All the atheists have is the assumption that Jesus as described in the Bible could never have existed. Under this assumption, they feel justified in rejecting all the arguments supporting the accuracy of the biblical accounts. Assuming atheism at the start, they arrive at the conclusion that the Jesus of Christianity is a myth. But that’s circular reasoning.

    A skeptic starts off not believing. You call this lack of belief the “assumption that Jesus as described in the Bible could never have existed”. Again, this assumption is the same assumption that Santa Claus does not exist, the assumption that there is no life on Mars, and the general assumption that things for which there is no evidence of existence do not exist.

    This is not circular reasoning, it is skepticism. Assume nothing exists. Collect evidence. Assume all things for which there is no evidence of existence do not exist, believe in the things for which there is convincing evidence.

    Part IV: *

    Summary: More shifting of the burden of evidence.

    You say:

    If you assume no God, or that knowledge of God is impossible, you get a system in which there is no God. A system in which you can discount all the evidence for Christianity. But it’s all based on a negative assumption. And there is no reason to assume the negative.

    The problem with this thesis is that all skeptics would adjust their system to include God if there was evidence for God. Evidence for Christianity is discounted because it does not meet scientific rigor, not because of some fallacious assumptions. There is no negative assumption, other than the assumption that things for which there is no evidence of existence do not exist. There is every reason to assume that, as assuming that things exist for which there is no evidence is, at the very least, non-scientific.

    You say:

    Most atheists won’t acknowledge that they are reasoning in a circle. They try to cover it up with various distractions. They will say that they actually do look to the evidence, but find it to be invalid. But they judge it to be invalid because they are assuming that God is impossible, and if he is impossible then any evidence that seems to point to him would have to be invalid.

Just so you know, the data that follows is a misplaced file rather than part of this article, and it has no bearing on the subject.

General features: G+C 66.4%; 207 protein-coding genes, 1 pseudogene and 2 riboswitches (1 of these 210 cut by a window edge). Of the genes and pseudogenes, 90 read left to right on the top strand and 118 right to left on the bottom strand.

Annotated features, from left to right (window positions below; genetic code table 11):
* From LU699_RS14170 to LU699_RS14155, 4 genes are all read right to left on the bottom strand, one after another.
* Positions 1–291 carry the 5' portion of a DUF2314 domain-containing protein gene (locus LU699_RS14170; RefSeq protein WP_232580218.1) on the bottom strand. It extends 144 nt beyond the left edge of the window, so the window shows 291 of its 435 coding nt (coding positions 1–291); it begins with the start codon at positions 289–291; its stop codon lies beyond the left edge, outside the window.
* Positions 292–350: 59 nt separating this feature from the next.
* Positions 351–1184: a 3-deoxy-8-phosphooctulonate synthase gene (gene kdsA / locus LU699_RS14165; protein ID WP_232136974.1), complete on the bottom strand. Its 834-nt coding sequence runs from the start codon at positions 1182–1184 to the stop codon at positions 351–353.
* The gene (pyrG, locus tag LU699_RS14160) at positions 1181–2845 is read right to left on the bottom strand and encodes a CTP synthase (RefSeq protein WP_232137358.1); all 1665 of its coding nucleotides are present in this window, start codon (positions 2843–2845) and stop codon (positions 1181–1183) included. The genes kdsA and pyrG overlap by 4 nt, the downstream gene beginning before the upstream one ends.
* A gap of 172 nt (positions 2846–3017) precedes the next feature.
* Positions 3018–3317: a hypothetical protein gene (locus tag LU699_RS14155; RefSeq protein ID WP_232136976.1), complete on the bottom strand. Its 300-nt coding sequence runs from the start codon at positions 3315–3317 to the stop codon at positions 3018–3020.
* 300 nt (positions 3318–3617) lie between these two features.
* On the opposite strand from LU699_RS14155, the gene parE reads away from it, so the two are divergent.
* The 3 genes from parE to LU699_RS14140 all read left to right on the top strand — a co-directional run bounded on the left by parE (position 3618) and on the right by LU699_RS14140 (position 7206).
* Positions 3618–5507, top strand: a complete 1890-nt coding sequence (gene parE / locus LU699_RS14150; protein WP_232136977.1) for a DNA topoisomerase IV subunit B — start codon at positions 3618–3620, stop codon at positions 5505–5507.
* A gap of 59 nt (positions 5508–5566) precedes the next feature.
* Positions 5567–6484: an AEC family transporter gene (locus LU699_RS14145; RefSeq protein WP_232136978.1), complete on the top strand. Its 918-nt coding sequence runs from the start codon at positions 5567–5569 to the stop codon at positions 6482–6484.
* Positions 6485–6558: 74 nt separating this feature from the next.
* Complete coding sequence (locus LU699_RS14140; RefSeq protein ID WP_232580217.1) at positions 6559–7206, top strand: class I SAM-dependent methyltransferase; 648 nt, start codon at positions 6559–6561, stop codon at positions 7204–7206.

God is not impossible. I would love for there to be a God. Give me your evidence! Let us put it to peer-review!

    You say:

    When the sophisticated-sounding excuses are removed, it really is that simple. They choose to begin with unbelief.

    Of course they do. What else would make sense? Is the belief in God the only thing they should start with? Should they start with a belief in the FSM, Santa, and life on Mars as well? If God is the only thing, why?

    You say:

    But man is not omniscient. He cannot assume “no” as his answer. He must look to the evidence, not try to deny its fundamental validity.

    Man, far from being omniscient, knows nothing for certain. The only thing we can do is assume “no” and then collect the evidence for “yes”. The evidence leads us to what exists. No evidence, no belief.

  8. Trebuchet says

    I worship at The Church of the Flying Pumpkin. I’ve got proof they can do it. Seen it with my own eyes. There’s even video. They just need encouragement.

    So I offer this:

    The Gourd’s Prayer

    Our Pumpkin, which art in the heavens,
    Halloweened be thy name;
    Thy flingdom come;
    Thy splat be done,
    In Washington as it is in Delaware
    Give us this day our daily hurl.
    And forgive us our misfires,
    As we forgive them that misfire in our direction.
    And lead us not into pnuematics;
    But deliver us from air cannons.
    For thine is the hurl
    the flight, and the splashdown,
    for ever and ever. Or at least a few seconds.
    Fire in the Hole!

    Brother Robert, Monk of the Burlington Priory of the CotFP

  9. Kevin Kehres says

    @7: Nice job. Mine response is a bit shorter.

    “You can’t prove it wasn’t aliens.”

    That’s it. Prove it wasn’t aliens (universe-building, life-creating aliens), and then we can begin to have a discussion.

    Until then: have a nice life.

  10. Rauss says

    When people treat atheism as a conclusion, or presume it is “the rational position,” I find they usually know very little about what atheism or theism entails.

    At most they will be able to quote Dawkins or recite the problem of evil.

    If that’s enough to come to a “conclusion,” then so is “Answers in Genesis.”

    So no, I don’t think it’s really a conclusion.

  11. Cuttlefish says

    Of course, Rauss, the same thing can be said for the majority of religious believers. They have embraced their own religion, and rejected others, without nearly sufficient “rational reason”, or much of any reason at all.

    Of course, the more one knows about biology, psychology, and the history of religion, the easier by far it is to reach atheism as a conclusion.

  12. Rauss says

    You’re just tu quoqueing the problem, Cuttlefish. This doesn’t help represent atheism as any better an alternative than theism. If atheists are just as irrational as most theists, then why should theists deconvert? This approach is profoundly counterproductive.

    Atheist evangelicalism of the sort FTB wants to cultivate must necessarily include motivations for people to deconvert. Maybe starting with some substantive rational and scientific work that supports atheism.

    For instance, maybe something like “Here’s what’s in biology that supports atheism.”